Page 26 - Ferries in the Strait of Canso
ISSUE : Issue 20
Published by Ronald Caplan on 1978/8/1
A couple of times we got hung up an hour or two. You know, the ferry was important, but it got beyond • it couldn't handle the traffic. The official opening of the causeway was pretty well the last day of the ferry operation. But people liked the trip across and they missed it. There was a petition to keep a small ferry on, to take cars of people going to work in Mul? grave • but nothing came of it. Rt Top; "Mulgrave" towing trains on scow; belowt "Scotia" train ferry in the Strait. H. L. Crittenden* Mulgrave: I was on the Scotia, the train ferry, until it tied up when the causeway opened in 1955 • The Sco? tia was the link in the railway system, carrying boxcars and passenger cars across the strait. Where the boat came to the wharf, there was an apron that would go up or down about 5 or 6 feet, to correspond with the tide and the boat. The apron had rails on it, and had to come right down a- board the boat • and they'd couple it up with what they called latches. That would link the boat to the wharf, and the three sets of tracks on the Scotia would be linked up to the tracks in the railway yard. Mulgrave was a railway centre. They'd make up the trains right here, push them on and haul them off the boats with the yard engine. Some others called it the shiinter. And they had all this on the Cape Breton side as well • because normally lo? comotives weren't going across, only the cars. I was second engineer on the Scotia. I had charge of the boat below. I had nothing to do with the operation on deck. I had the third engineer under me, and two oilers, and there were four firemen. The firemen kept up steam. There were four big boilers aboard of her. Each boiler had three fire? boxes into it, and one man looked after the three boxes • and on the other side of the shaft another boiler. And further down two more boilers • mostly three in opera? tion in the summertime. And the heat down there • oh my god, she was cruel. I've come Cape Breton's Magazine/26 home here in the morning, about 6 o'clock, and wearing something heavy on your feet you know, and my boots would be white with the salt out of my body. I used to tell the boys, people would wonder if we had our right senses, to work down there. And you couldn't see anything. Someone would come down now and then, tell us where we were. Say, for instance, "We'll just get by this ice pan and we'11"be all right." I ran both Scotias. Old Number 1 came here in 1901. Before her was the boat called the Mulgrave. She looked just like a pas? senger boat. She used to tow a scow. The train cars would go aboard tracks on the scow. I think she carried 3 passenger cars and probably 3 or 4 freight cars. The load would be only small. Then the Mulgrave would hook on the side of that scow, and she'd weather that thing over through the ice nearly all the winter. I find it hard to believe • on account of the trouble we had with the Scotias, going over on the ice. We'd get so far to the docks, we'd be almost ready to couple her up • and some? thing would happen down below • shut every? thing off. Now that would be the ice, clogging the condenser. Normally, the salt water came up through the bottom of the boat and went into the condenser, and you could see the stream of water flowing out again, out the side of the boat. And when the ice would clog the water it would kill the dynamo • lights went out and we'd have to shut our engines down. Oh, it happened quite often. We couldn't answer the cap-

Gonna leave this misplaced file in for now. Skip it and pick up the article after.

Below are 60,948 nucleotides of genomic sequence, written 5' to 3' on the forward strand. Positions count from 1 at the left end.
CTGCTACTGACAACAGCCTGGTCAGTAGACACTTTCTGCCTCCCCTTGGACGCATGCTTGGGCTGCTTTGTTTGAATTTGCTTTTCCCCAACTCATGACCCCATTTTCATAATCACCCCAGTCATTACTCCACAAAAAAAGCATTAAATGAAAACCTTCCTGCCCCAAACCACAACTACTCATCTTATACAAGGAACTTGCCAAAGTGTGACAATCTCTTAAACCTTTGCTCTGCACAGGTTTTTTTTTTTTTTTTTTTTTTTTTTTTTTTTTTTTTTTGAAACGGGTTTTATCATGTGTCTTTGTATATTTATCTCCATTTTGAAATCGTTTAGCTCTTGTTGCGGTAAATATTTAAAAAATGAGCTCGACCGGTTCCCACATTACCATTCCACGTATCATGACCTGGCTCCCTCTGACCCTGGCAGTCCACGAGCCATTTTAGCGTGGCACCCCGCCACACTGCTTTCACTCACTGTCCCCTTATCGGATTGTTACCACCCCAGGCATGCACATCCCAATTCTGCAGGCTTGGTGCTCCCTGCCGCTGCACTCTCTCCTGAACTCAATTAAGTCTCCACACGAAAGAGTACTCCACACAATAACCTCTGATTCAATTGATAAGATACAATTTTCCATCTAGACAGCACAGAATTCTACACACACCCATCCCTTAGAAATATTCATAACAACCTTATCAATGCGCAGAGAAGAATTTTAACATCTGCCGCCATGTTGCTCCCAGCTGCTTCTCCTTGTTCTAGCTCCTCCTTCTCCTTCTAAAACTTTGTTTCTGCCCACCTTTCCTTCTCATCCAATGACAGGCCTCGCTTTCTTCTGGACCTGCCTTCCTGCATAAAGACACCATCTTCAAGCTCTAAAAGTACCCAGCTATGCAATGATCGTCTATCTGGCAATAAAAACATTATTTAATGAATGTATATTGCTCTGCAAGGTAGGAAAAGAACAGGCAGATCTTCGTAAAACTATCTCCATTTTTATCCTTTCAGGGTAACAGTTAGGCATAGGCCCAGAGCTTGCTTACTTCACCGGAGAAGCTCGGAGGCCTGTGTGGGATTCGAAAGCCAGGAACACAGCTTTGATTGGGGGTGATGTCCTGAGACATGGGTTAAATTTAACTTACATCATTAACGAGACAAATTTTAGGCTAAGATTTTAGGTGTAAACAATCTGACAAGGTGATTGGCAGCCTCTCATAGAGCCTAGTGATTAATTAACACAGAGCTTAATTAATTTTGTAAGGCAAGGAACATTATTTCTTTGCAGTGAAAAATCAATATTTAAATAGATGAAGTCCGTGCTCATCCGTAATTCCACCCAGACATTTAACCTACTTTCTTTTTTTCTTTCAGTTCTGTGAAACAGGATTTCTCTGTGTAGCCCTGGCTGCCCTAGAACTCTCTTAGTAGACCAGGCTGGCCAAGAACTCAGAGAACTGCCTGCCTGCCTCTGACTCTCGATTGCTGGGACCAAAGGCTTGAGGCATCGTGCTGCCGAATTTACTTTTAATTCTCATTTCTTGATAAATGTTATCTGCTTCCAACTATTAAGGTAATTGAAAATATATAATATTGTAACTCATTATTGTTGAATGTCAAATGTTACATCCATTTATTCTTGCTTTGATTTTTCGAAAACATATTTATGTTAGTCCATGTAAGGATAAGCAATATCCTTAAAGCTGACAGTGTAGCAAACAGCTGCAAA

Cape Breton's Magazine